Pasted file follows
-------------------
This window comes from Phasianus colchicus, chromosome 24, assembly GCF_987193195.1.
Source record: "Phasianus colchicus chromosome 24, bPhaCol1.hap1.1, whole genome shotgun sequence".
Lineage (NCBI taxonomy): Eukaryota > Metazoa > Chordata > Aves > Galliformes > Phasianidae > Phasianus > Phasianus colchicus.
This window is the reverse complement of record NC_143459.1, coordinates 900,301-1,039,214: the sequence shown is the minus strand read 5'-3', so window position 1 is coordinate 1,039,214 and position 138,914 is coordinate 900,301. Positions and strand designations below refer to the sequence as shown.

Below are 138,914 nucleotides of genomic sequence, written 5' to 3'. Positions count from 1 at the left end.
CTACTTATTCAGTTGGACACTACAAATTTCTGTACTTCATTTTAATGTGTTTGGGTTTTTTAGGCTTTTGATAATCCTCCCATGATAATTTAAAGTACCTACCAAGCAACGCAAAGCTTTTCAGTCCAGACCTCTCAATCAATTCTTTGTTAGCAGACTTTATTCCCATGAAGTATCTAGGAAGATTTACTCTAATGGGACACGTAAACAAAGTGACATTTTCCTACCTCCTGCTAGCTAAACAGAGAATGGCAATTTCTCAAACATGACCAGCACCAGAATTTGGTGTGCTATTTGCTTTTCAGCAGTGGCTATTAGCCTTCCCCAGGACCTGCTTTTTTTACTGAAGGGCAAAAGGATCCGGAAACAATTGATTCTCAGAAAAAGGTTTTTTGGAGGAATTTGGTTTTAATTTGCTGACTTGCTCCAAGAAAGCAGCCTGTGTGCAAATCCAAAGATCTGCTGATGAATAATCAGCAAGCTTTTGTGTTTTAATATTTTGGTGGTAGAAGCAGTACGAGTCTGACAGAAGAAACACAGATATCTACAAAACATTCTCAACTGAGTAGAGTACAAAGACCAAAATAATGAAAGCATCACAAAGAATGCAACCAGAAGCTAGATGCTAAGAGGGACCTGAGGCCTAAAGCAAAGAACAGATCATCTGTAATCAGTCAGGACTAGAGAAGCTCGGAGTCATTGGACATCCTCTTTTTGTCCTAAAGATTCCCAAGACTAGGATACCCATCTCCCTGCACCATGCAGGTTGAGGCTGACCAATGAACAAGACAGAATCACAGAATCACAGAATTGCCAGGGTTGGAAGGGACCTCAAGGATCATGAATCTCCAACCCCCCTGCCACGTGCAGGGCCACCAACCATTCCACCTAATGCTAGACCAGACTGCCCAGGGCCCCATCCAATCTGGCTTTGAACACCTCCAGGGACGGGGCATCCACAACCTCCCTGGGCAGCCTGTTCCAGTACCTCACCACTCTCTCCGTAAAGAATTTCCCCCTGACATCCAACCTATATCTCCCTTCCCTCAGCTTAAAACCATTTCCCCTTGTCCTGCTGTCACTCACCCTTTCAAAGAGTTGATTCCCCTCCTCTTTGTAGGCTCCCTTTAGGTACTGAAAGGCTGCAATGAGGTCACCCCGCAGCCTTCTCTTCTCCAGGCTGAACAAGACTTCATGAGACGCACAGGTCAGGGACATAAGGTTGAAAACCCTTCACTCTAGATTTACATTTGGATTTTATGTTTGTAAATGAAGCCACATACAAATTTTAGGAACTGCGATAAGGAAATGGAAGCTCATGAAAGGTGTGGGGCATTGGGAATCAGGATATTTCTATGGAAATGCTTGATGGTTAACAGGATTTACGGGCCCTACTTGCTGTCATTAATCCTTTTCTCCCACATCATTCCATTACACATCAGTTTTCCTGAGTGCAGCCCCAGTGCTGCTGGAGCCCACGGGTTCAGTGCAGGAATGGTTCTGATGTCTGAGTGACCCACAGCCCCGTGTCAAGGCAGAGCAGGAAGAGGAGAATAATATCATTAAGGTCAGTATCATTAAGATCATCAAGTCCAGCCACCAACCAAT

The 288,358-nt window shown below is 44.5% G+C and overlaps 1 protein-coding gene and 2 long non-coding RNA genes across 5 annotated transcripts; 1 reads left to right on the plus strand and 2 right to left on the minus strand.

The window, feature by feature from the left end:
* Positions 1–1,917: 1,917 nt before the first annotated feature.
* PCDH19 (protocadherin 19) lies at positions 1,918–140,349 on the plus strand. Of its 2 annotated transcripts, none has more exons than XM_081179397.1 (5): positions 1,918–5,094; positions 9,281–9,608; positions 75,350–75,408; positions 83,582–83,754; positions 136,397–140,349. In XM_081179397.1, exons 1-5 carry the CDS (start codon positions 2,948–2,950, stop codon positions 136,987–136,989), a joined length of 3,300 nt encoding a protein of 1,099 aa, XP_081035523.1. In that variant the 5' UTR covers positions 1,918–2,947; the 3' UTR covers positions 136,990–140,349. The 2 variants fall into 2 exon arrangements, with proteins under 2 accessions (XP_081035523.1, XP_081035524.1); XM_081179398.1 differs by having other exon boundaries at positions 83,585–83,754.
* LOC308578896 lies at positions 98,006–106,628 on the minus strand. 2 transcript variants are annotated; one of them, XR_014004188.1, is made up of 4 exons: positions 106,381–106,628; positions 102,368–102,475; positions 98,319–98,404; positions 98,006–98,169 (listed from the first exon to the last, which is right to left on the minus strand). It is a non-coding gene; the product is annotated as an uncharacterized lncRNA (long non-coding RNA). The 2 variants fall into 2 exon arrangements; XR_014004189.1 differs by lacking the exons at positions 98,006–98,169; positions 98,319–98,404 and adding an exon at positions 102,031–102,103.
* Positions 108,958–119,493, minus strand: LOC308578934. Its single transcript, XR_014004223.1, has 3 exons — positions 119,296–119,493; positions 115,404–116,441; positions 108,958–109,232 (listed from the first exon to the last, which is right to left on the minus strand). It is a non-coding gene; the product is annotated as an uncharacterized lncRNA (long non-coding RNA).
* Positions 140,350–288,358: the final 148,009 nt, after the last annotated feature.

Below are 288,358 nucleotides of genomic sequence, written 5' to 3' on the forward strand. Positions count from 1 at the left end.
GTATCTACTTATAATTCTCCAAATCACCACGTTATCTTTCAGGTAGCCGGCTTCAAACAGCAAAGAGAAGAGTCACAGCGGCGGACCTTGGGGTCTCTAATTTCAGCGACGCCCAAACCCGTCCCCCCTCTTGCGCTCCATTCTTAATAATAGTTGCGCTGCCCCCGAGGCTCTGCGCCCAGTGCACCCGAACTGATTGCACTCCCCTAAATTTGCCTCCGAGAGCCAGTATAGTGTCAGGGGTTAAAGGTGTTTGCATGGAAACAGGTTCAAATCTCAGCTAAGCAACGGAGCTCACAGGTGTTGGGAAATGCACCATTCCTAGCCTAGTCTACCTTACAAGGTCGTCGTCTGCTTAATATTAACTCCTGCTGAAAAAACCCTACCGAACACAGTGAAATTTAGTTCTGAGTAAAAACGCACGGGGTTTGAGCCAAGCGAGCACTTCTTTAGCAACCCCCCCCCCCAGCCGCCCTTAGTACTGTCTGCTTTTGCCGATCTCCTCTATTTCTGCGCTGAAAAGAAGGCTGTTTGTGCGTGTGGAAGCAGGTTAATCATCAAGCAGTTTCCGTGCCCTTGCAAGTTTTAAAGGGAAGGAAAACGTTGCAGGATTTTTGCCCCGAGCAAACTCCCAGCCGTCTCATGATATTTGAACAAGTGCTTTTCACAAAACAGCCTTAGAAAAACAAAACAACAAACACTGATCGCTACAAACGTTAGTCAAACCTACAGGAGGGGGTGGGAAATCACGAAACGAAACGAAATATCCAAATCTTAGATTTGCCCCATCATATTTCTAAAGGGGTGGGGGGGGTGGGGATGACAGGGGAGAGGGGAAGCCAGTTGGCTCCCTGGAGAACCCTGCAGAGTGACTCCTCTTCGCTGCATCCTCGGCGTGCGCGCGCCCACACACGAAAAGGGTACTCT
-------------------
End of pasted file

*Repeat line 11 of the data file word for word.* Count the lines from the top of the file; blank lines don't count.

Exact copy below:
* LOC308578896 lies at positions 98,006–106,628 on the minus strand. 2 transcript variants are annotated; one of them, XR_014004188.1, is made up of 4 exons: positions 106,381–106,628; positions 102,368–102,475; positions 98,319–98,404; positions 98,006–98,169 (listed from the first exon to the last, which is right to left on the minus strand). It is a non-coding gene; the product is annotated as an uncharacterized lncRNA (long non-coding RNA). The 2 variants fall into 2 exon arrangements; XR_014004189.1 differs by lacking the exons at positions 98,006–98,169; positions 98,319–98,404 and adding an exon at positions 102,031–102,103.